There are many different methods for brewing loose leaf teas, many of which date back hundreds of years. Today we’re going to share the five main methods of brewing loose leaf tea, so you can understand the benefits of each method.
Gong Fu Cha
This method is considered to be the traditional Chinese tea ceremony. Many tea leaves are brewed for a short time in small teapots when using this method, and this process can be repeated up to ten times. This method means that you’ll never have two servings of tea that are identical because each time the brewing process is repeated, it offers a new taste experience.
If you are brewing loose leaf tea for the first time, you’ll probably use the Western-style. To make your tea, you’ll put a small number of tea leaves into a strainer. This is then placed in your mug of water, and you’ll leave it for about three minutes for the first infusion. You can reuse the tea leaves two or three times, and you’ll just need to add an extra minute on for the second brew.
Grandpa style is generally only used for green, white, or yellow tea. You won’t use a teapot for this method, and instead, it’s replaced with a large cup. It’s ideal for anyone who enjoys a huge cup of tea, but you’ll want to master the water temperature and tea leaf ratio. The tea leaf is simply put into the cup and then covered in hot water. You’ll leave the tea to steep for as long as you desire and then drink it with the leaves still present.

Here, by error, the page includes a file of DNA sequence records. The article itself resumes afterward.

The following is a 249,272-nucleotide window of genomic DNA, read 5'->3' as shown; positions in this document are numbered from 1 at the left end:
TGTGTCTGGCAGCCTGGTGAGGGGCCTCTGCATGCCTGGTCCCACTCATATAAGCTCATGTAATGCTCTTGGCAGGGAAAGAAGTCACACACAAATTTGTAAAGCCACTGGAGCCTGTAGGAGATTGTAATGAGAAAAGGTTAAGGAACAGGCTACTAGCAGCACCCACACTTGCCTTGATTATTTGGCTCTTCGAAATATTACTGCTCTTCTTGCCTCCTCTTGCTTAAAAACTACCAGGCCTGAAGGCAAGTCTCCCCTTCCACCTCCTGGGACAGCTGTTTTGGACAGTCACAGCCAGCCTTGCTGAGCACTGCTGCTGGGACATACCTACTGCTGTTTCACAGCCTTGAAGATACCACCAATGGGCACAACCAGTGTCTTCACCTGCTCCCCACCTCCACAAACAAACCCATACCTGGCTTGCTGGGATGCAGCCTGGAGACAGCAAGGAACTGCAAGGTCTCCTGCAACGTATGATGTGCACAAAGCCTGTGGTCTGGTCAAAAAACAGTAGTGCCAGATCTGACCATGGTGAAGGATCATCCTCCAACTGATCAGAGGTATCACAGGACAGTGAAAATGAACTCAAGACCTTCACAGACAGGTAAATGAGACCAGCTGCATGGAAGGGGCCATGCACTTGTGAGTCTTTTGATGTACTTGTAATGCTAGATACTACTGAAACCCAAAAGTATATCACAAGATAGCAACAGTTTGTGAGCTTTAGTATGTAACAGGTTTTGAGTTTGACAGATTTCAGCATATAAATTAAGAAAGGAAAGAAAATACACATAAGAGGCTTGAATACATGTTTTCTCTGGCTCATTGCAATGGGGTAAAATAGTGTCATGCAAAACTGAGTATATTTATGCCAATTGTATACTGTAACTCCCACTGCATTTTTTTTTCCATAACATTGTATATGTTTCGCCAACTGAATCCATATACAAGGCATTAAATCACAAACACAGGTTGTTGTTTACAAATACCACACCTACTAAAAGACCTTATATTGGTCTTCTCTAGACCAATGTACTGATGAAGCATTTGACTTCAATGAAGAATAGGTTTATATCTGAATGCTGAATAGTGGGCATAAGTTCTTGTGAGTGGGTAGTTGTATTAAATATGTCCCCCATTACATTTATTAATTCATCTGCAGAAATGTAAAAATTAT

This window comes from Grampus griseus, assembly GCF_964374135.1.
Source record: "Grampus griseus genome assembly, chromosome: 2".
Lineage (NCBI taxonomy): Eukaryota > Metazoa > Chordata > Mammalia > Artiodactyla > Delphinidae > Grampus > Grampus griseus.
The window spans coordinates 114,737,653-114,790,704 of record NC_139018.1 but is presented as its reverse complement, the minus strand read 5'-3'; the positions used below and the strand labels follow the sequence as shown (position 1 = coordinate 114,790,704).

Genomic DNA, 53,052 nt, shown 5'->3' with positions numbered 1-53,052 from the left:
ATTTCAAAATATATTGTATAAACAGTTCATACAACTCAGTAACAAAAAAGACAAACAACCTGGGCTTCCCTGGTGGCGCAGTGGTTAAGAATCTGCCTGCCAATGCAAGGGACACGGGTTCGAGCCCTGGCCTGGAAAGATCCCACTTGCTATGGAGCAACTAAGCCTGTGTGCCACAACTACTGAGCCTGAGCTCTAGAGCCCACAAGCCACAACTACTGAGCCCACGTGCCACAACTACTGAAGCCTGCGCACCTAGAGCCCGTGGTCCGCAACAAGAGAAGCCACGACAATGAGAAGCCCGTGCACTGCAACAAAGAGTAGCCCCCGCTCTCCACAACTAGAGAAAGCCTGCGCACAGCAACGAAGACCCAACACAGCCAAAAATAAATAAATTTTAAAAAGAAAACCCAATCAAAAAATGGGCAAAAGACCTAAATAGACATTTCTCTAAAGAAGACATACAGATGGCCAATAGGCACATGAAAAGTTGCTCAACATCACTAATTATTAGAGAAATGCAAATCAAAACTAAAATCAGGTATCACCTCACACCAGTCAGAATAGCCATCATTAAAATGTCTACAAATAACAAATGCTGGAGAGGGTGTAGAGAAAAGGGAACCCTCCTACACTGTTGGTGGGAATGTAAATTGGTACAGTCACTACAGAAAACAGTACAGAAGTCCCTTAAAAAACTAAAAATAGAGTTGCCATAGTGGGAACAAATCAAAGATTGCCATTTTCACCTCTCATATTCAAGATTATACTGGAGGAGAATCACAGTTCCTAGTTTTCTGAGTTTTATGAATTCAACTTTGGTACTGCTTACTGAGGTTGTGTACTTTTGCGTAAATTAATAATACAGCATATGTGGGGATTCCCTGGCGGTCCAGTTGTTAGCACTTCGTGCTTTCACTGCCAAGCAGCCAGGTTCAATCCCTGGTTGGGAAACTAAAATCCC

This method is even older than gong fu cha, and it can take even longer to prepare your tea in this manner. This slow method lasts up to a few hours and is often recommended for oolong and aged white teas. You’ll simply place the tea in warm or cool water and then boil it for the recommended length of time. After an hour, you’ll find the taste of the tea is best, but this will change as time goes on.
Cold Brew Tea
There are certain times where the last thing we want is a hot cup of tea. In the summer months, you can opt for a cold brew tea made from loose leaf tea, but it’s not a quick process. Cold water is poured over your tea leaves, and then you’ll leave the glass inside your fridge to steep. Due to using cold water, you’ll find your cold brew tea is nice and sweet, so it’s refreshing for a hot summer’s day. Ensure you make your tea well before you plan to drink it, so you aren’t left without a cool drink when needed.
All of these methods are reasonably simple to learn, but each creates very different results and tastes. Everyone has their personal preference when it comes to brewing tea, so we recommend trying out each method to see what works best for you and the loose leaf tea you enjoy consuming.